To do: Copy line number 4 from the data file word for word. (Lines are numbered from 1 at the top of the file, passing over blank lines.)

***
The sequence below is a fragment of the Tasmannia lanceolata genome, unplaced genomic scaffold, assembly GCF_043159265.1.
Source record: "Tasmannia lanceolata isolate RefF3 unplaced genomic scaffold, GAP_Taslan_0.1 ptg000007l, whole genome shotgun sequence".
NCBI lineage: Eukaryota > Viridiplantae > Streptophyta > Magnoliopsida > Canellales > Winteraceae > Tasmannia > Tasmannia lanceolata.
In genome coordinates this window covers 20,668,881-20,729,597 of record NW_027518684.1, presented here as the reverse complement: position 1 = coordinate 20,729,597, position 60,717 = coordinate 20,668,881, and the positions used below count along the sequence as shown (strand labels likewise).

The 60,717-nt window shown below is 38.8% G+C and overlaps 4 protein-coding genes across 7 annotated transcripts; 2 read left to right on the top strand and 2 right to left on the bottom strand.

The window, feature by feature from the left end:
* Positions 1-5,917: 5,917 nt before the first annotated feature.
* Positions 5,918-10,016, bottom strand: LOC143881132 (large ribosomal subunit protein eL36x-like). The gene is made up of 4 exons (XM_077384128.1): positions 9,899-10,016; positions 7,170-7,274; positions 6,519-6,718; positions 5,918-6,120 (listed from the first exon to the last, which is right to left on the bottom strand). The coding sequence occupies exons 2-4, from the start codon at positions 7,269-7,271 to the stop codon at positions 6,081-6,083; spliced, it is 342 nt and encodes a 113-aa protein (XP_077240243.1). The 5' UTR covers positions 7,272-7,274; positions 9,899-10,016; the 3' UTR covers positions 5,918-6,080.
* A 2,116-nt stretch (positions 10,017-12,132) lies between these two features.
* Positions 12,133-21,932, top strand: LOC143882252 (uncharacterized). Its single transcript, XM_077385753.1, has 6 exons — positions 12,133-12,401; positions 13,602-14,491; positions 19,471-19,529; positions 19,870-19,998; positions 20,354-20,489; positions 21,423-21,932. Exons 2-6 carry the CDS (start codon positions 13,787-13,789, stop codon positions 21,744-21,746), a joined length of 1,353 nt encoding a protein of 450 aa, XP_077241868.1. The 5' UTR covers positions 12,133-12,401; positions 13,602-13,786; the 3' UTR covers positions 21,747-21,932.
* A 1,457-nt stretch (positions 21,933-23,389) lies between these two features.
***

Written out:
In genome coordinates this window covers 20,668,881-20,729,597 of record NW_027518684.1, presented here as the reverse complement: position 1 = coordinate 20,729,597, position 60,717 = coordinate 20,668,881, and the positions used below count along the sequence as shown (strand labels likewise).